19. 19. Different Graph Structures 1 ms 1 ms 1 ms check access to single subscription Company X: 147 000 Company Y: 52 000 Company Z: 95 000 2 000 1 000
    20. 20. Production Performance retrieve all accessible resources Check single resource access 1 ms No operational problems in production RDBMS Disk RDBMS (mem cached) Graph In-Heap Company X 12 min 18 sec < 2 sec Company Y 22 min 58 sec < 2 sec Company Z 3 min 15 sec < 2 sec
    21. 21. Technical Details
    22. 22. Production Details Graph Size 27 million nodes (pre-warmed in heap) ~1x properties, ~2x relationships Traffic Volume ~1000 req/min during biz hours ~ 40K daily real-time updates Performance Avg: 1 ms, 99% < 4 ms, 99.9% < 9 ms JVM Sun 6, 20 GB Heap (~15 GB pre- warmed)
    23. 23. Production Has Access Query Time (ms) Time (ms)
    24. 24. Production All Queries Time (ms) Garbage collection
    25. 25. Implementing the Algorithm Lets look at the Neo4j Traversal Framework Iterable<Node> getAccessibleResources(…) { Evaluator myEvaluator = … Expander myExpander = … return Traversal.description() .evaluator(myEvaluator) .expander(myExpander) .traverse(startNode).nodes(); }
    26. 26. Implementing the Algorithm Evaluator is a simple filter, e.g. for Node type class MyEvaluator implements Evaluator { public Evaluation evaluate(Path path) { if <I am interested in this node> return Evaluation.INCLUDE_AND_CONTINUE; else return Evaluation.EXCLUDE_AND_CONTINUE; } }
    27. 27. Implementing the Algorithm The custom Expander contains business rules! class ResAuthExpander implements PathExpander<PathExpander> { … public … expand(Path path, BranchState<…> state) { if (path.lastRelationship rel == ACCESS) accToSub = rel.getProperty(ACCESS_TO_SUBSIDIARIES); accToCont = rel.getProperty(ACCESS_TO_CONTENT); state.set( getExpander(accToSub, accToCont) ); } return state.get().expand(…) } Single expander class to control business
    28. 28. Implementing the Algorithm Generates the valid relationships to traverse. public getExpander(boolean accToSub, boolean accToCont) { PathExpander exp = StandardExpander.DEFAULT.add(ACCESS,…); if (accToSub) exp.add(PARENT_COMPANY,…) if (accToCont) exp.add(PART_OF_COMPANY,…).add(SUBSCRIPTION_OWNER,…); return exp; } }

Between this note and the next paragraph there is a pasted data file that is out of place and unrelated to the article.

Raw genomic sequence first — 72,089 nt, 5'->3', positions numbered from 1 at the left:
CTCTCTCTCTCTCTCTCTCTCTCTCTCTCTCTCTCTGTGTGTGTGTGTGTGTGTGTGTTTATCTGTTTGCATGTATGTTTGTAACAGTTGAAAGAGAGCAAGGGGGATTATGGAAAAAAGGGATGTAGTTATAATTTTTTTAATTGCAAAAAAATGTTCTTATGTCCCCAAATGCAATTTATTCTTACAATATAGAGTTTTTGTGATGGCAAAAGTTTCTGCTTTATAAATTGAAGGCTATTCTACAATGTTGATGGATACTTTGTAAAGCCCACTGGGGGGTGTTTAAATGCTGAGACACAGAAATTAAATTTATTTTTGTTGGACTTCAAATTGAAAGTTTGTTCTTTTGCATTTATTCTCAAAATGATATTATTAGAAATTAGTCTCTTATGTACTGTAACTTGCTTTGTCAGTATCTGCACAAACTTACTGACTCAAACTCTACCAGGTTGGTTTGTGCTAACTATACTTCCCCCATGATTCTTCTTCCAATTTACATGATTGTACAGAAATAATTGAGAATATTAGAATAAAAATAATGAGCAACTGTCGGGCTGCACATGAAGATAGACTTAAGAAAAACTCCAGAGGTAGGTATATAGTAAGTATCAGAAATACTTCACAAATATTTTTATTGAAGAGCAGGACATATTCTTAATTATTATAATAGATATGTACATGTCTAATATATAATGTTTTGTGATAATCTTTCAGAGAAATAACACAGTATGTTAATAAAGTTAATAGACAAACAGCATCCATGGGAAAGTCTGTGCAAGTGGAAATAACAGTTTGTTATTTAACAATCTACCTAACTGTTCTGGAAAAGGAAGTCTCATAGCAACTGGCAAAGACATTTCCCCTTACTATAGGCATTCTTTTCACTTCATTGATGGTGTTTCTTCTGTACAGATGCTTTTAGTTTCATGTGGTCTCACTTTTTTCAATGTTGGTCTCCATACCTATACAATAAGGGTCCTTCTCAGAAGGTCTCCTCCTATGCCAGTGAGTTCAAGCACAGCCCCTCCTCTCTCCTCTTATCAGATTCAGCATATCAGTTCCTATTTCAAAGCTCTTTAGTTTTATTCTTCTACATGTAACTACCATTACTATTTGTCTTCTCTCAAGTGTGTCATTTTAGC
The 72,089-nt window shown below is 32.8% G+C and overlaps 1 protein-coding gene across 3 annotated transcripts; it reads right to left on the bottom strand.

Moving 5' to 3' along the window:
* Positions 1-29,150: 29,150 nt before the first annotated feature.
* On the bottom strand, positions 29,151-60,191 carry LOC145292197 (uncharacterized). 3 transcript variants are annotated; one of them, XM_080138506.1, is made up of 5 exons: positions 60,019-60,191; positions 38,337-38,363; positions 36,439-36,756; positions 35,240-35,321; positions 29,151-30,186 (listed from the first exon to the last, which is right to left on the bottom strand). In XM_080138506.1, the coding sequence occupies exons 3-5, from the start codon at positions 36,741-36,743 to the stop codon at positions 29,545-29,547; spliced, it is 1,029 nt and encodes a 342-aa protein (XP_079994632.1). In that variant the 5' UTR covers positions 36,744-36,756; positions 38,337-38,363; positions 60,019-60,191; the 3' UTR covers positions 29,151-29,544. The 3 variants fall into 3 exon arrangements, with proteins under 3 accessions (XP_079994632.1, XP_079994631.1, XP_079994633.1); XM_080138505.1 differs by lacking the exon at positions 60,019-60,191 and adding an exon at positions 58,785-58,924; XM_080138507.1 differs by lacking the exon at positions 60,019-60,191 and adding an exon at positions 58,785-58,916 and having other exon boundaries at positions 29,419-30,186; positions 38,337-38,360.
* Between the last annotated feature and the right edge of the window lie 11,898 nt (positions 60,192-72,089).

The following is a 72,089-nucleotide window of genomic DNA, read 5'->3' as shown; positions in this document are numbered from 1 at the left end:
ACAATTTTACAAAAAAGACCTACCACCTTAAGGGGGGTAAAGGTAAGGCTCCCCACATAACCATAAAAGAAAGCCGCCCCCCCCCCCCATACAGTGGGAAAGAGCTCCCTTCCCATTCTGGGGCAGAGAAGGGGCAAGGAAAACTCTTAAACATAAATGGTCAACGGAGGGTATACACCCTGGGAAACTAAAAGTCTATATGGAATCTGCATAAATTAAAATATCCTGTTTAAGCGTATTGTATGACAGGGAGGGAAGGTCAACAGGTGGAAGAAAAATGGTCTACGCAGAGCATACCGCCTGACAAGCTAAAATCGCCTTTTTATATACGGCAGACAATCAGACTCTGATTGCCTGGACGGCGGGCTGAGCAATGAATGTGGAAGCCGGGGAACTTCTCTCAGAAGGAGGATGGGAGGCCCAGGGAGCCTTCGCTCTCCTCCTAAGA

29. 29. U-Turn Strategy X Subscription Access User Reversing the traversal increases performance from n/2 to 2d where n and d are tree size and depth (we went from 1s to 1. 2. 3. 4. Does the user have access to subscription X? 5. 6. 7. 8. Up to find path quickly Down to check access
    30. 30. The Zigzag Problem Op IT Subscriptions User Solvable by adding state to the traversal (or check path) What if we also have reversed access to the subscription payer? E d Jo
    31. 31. The Many-to-Many Problem Traversal becomes time consuming (e.g. M2M market) However, we only needed to implement the rule for direct access to sub. The nodes Op & IT may be connected through many subscriptions Op IT Subscription Access User Does the user have access to department Op?
    32. 32. Deployment View • Two equal instances of Neo4j embedded in Tomcat • Access through Java API due to need for custom logic • Using Neo4j 1.8 without HA (did not like ZooKeeper) RDBMS Resource Authorization Message Queue tx log Neo4j Resource Authorization Neo4j
    33. 33. Dual Model Cost There are some drawbacks with dual models also • Not possible to simply join the ACL with resource tables in the relational database - queries needed redesign • The complexity added by code and infrastructure necessary to manage an additional model. • Not ordinary competence (in Norway at least)
    34. 34. Unexplored Areas Combining Access Control List & Graph • Best of both worlds (simple logic, fast lookup) Algorithm – Find all affected users when the graph is updated – Invalidate users access control list – Calculate all accessible resources for each user – Store result in users access control list Could then skip the U-turn and many-to-many problem.
    35. 35. Was is worth it? Yes! The user experience is important in Telenor
    36. 36. Questions?
    37. 37. Web References • Telenor Norway • The Project - How NOSQL Paid off for Telenor • JavaWorld - Graphs for Security